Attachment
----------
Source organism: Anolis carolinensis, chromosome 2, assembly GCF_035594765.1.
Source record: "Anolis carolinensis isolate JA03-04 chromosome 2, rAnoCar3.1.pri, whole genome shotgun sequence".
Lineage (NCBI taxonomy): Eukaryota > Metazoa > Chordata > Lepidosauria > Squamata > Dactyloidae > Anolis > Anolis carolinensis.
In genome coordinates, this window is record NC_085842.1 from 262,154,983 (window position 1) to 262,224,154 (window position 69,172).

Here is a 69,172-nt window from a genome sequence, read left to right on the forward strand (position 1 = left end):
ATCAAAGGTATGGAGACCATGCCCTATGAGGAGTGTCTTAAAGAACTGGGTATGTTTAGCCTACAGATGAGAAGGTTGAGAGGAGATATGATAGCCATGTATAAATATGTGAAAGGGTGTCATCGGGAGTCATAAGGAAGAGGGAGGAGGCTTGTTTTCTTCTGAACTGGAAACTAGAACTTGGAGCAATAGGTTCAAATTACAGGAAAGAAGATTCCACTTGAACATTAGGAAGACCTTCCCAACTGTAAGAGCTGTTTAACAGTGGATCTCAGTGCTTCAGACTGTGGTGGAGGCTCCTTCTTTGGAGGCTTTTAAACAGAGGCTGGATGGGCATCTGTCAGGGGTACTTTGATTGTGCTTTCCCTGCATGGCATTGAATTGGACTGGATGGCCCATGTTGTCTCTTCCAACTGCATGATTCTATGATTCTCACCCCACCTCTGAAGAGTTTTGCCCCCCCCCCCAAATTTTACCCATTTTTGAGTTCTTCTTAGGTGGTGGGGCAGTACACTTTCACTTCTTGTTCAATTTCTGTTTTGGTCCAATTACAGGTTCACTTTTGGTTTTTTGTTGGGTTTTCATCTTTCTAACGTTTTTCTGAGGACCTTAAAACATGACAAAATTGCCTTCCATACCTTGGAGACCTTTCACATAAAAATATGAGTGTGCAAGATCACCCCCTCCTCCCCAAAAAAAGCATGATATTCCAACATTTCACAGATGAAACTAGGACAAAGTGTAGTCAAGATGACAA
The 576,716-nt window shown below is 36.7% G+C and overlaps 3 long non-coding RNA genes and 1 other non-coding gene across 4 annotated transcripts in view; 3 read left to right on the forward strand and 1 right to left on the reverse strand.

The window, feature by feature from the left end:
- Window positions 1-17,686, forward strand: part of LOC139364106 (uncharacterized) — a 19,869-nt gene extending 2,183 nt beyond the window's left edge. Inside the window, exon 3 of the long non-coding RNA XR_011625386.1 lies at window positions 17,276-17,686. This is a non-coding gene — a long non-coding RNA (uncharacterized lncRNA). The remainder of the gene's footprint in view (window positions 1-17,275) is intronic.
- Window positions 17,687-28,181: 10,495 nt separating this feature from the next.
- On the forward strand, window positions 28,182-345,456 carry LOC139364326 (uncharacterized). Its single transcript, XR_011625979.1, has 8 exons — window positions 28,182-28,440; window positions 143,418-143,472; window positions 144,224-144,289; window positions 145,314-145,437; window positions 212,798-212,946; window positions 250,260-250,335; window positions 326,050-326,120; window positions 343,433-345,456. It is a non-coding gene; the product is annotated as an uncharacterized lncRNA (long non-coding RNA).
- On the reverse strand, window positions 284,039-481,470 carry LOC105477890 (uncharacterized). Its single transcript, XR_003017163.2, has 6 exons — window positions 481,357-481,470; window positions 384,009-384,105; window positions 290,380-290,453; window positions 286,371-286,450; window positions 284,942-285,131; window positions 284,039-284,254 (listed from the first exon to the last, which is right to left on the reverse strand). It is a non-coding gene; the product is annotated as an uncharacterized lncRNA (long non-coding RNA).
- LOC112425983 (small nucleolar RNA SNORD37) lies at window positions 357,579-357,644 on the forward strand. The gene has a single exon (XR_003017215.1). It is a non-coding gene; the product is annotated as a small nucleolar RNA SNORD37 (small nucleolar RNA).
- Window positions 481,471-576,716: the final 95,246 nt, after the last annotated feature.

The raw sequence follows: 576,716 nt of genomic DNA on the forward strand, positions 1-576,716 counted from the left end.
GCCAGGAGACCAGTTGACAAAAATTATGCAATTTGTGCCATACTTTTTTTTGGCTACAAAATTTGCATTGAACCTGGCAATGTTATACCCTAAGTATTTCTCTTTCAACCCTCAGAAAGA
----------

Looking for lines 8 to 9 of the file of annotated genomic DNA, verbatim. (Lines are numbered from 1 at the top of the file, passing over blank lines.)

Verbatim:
The window, feature by feature from the left end:
- Window positions 1-17,686, forward strand: part of LOC139364106 (uncharacterized) — a 19,869-nt gene extending 2,183 nt beyond the window's left edge. Inside the window, exon 3 of the long non-coding RNA XR_011625386.1 lies at window positions 17,276-17,686. This is a non-coding gene — a long non-coding RNA (uncharacterized lncRNA). The remainder of the gene's footprint in view (window positions 1-17,275) is intronic.